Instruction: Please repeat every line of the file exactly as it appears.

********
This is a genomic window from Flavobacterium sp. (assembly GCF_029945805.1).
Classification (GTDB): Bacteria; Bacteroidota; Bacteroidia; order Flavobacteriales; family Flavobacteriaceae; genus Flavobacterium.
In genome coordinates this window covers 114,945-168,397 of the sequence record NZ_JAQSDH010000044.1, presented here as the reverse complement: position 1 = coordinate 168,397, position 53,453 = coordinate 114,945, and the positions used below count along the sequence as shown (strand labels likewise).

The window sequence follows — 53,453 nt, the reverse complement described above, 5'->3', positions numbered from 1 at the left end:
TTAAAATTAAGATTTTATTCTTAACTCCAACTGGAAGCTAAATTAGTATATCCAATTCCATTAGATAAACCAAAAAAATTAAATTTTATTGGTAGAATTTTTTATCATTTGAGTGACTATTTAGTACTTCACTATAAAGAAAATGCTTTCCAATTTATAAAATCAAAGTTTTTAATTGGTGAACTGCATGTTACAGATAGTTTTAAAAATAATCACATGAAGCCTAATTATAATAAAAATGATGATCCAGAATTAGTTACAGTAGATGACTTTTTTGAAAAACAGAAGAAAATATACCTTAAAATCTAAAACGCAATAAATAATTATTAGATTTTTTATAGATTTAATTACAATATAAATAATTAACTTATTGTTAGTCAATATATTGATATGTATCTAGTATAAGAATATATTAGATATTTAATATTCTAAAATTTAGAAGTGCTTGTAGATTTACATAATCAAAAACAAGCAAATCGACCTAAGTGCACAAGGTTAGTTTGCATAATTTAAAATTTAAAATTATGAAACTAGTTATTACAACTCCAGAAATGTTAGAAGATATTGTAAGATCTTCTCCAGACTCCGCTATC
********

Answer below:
This is a genomic window from Flavobacterium sp. (assembly GCF_029945805.1).
Classification (GTDB): Bacteria; Bacteroidota; Bacteroidia; order Flavobacteriales; family Flavobacteriaceae; genus Flavobacterium.
In genome coordinates this window covers 114,945-168,397 of the sequence record NZ_JAQSDH010000044.1, presented here as the reverse complement: position 1 = coordinate 168,397, position 53,453 = coordinate 114,945, and the positions used below count along the sequence as shown (strand labels likewise).

The window sequence follows — 53,453 nt, the reverse complement described above, 5'->3', positions numbered from 1 at the left end:
TTAAAATTAAGATTTTATTCTTAACTCCAACTGGAAGCTAAATTAGTATATCCAATTCCATTAGATAAACCAAAAAAATTAAATTTTATTGGTAGAATTTTTTATCATTTGAGTGACTATTTAGTACTTCACTATAAAGAAAATGCTTTCCAATTTATAAAATCAAAGTTTTTAATTGGTGAACTGCATGTTACAGATAGTTTTAAAAATAATCACATGAAGCCTAATTATAATAAAAATGATGATCCAGAATTAGTTACAGTAGATGACTTTTTTGAAAAACAGAAGAAAATATACCTTAAAATCTAAAACGCAATAAATAATTATTAGATTTTTTATAGATTTAATTACAATATAAATAATTAACTTATTGTTAGTCAATATATTGATATGTATCTAGTATAAGAATATATTAGATATTTAATATTCTAAAATTTAGAAGTGCTTGTAGATTTACATAATCAAAAACAAGCAAATCGACCTAAGTGCACAAGGTTAGTTTGCATAATTTAAAATTTAAAATTATGAAACTAGTTATTACAACTCCAGAAATGTTAGAAGATATTGTAAGATCTTCTCCAGACTCCGCTATC